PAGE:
When Work in Process is piling up, big batches are a usual suspect. Batch size is the quantity of stuff contained in a unit of work, e.g. the number of features or the size of features contained in a story, or the number of stories in an EPIC.

Making batch size smaller consists in reducing the number of tasks that are bundled together, and that you need to finish together to consider your are done. That can be achieved through:

  • Separation of Concerns and decoupling. Identifying what are the problems you’re trying to fix, and isolating the solutions you’re bringing into different lots.
  • Target to iterate more by reducing the scope of your iterations. Plan smaller, but usually acceptable iterations, it helps creating smaller batches.
  • Identify priorities. Knowing what to do first can help cutting through batches.

The benefits of reducing batch size are applicable at every level of software engineering (be it planning or delivery), but also for a variety of aspects that may have nothing to do with software (organizing school expeditions, doing the laundry, writing a blog post or fixing your house). In the rest of this post I will try to refer to work and tasks instead of stories and software to make it as generic as possible.

The benefits of small batches are:

  • Reduced amount of Work in Process and reduced cycle time. Since the batch is smaller, it’s done faster, thus reducing the cycle time (time it takes from starting a batch to being done with it, i.e. delivering it), thus lowering WIP, thus getting benefits from lowered WIP.
  • Decreased risk and variability. Since the batch contains less content, it’s by essence easier to control and validate. Delays are anticipated with more ease, quality issues are easier to spot, integration is done sooner. There is less chances for scope creep, since the batch stays “alive” for a shorter time (thus, ironically, large batches lead to even larger batches).
  • Increased Return on Investment. Suppose that you have two processes.
    • Big batches has batches built in 2 days that generate a daily $2 revenue.
    • Small batches has batches built in 1 day that generate a daily $1 revenue. Assuming a similar overhead, and absence of risk, while the final daily revenue generation is the same at a given point in time, Small batches provide a higher ROI since it starts creating value earlier on each iteration, as depicted below (vertical axis is revenue, horizontal axis is time in days).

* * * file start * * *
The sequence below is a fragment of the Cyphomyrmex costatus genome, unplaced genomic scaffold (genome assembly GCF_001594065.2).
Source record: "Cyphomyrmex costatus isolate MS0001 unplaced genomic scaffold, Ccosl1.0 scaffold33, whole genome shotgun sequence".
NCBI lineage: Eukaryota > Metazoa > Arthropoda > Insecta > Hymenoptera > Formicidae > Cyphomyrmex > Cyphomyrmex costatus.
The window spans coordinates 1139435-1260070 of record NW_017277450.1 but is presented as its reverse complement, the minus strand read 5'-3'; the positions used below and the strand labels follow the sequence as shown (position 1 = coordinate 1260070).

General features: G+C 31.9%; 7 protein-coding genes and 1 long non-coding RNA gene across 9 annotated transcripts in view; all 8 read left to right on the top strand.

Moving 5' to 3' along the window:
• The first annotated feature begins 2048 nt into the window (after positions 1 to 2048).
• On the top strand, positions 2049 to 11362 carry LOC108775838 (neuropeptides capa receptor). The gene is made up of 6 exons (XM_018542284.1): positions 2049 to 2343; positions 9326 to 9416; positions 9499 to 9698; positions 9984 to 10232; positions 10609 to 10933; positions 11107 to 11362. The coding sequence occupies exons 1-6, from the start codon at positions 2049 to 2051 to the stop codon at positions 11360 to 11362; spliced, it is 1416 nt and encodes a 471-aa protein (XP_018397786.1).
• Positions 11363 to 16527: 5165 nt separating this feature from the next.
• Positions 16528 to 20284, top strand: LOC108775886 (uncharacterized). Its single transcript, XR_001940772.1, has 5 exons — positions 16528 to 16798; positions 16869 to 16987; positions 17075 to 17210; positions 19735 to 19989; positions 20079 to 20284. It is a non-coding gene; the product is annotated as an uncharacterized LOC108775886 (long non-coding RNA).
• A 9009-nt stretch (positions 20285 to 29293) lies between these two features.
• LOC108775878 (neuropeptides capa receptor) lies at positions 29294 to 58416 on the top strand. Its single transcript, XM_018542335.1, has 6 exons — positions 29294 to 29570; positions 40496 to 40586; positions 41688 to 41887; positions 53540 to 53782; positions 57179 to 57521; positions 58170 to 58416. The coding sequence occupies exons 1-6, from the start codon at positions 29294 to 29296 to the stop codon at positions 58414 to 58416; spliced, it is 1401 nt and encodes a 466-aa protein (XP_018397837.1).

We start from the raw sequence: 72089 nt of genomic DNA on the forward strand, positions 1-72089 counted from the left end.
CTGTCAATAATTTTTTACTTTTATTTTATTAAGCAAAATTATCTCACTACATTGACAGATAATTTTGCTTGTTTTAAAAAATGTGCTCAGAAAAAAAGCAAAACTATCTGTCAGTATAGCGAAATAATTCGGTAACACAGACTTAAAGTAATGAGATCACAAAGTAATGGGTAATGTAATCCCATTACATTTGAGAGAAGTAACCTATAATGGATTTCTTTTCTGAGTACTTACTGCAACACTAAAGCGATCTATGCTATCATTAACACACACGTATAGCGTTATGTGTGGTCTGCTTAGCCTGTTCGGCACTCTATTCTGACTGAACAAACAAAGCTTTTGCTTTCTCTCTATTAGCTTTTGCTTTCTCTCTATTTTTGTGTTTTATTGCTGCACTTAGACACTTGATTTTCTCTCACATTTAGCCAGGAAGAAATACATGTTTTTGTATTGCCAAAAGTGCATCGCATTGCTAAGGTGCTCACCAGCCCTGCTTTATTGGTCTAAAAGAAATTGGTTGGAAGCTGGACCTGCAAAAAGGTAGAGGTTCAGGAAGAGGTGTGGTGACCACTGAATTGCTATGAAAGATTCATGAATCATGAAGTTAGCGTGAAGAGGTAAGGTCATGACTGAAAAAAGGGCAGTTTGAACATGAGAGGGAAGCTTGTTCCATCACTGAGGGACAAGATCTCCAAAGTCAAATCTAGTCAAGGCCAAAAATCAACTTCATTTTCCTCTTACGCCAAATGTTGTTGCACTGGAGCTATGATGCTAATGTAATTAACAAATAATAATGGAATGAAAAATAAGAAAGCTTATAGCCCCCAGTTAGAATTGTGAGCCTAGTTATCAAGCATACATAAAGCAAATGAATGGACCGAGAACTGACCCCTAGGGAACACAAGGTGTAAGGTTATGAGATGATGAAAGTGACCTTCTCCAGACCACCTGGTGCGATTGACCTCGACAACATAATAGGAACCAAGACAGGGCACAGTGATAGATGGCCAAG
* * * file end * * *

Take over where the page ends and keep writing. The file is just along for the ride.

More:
Comparison of ROI in big vs. small batches

  • Reduced overhead. This may seem counter intuitive, since one might assume that the x% higher number of batches (smaller batches = higher number of batches) means that overhead is x% higher as well. But reducing the size of batches means reducing the associated overhead.
    1. The lower, more controlled level of risk is lessening the associated overhead of reporting and scrutiny
    2. The higher cadence requires a more streamlined final delivery process (e.g. pushing to production needs to cost $0 or be marginal) - meaning that the associated initial investment to lower the delivery process cost is then translated into lower total overhead (Assuming at 1 time, 2 days manual delivery by a resource costing $250 / day, or 25 times a delivery that uses 10 minutes of the same resource: 1 x $500 every month = $500 > 25 x $5.2 = @130)
    3. Lower cycle time associated with small batches means that each task is going to be under scrutiny less times (e.g. imagining a cycle time going from 10 days to 5, a given task will be reviewed 5 times instead of 10 → the overhead of reviewing it will be divided by 2).
  • Better prioritization. Since batches are smaller, it’s easier to prioritize high-value low-cost items first rather than having to prioritize batches bundling low-value items with high value items. It’s also easier to compare two smaller, more focused batches than big batches, since there are less issues to consider (e.g. should I redo the kids room or ours vs. should I replace the carpet in the kids' room by flooring or repaint our room - one embeds all sorts of issues, the other may be reduced to a utilitarian health + aspect for our kids vs. aspect only for us).
  • More iterations. By enforcing smaller batch size, feature scope is more decomposed, increasing the iterations necessary to build the feature, and thus another advantage is an…
  • Increased chance for an optimized feedback loop. Delivering more often, it’s easier to integrate feedback into subsequent batches, also linked with…
  • higher flexibility. Already-delivered-batches being smaller, the set of assumptions they are based on are smaller, and it’s easier to adjust it. This means that there are less chances that past work created something complex to change to adapt to current understanding (e.g. buying a house, redoing everything in it before moving in vs. buying a house, live in it for a while, then redo everything once you understand how the layout works for you).
  • More motivation and satisfaction. Smaller, more achievable and often attained goals are easier on stamina. There’s also an increased faith in what was achieved at delivery time, since it is smaller and has less, but more visible impact (and habits formed through delivering more often, decreases delivery anxiety caused by the fear of breaking something). Also see reducing WIP on getting less interruptions, finishing what was started, etc.

I got lots of inspiration from Principles of product development flow by Donald Reinersten, which I still highly, highly recommend.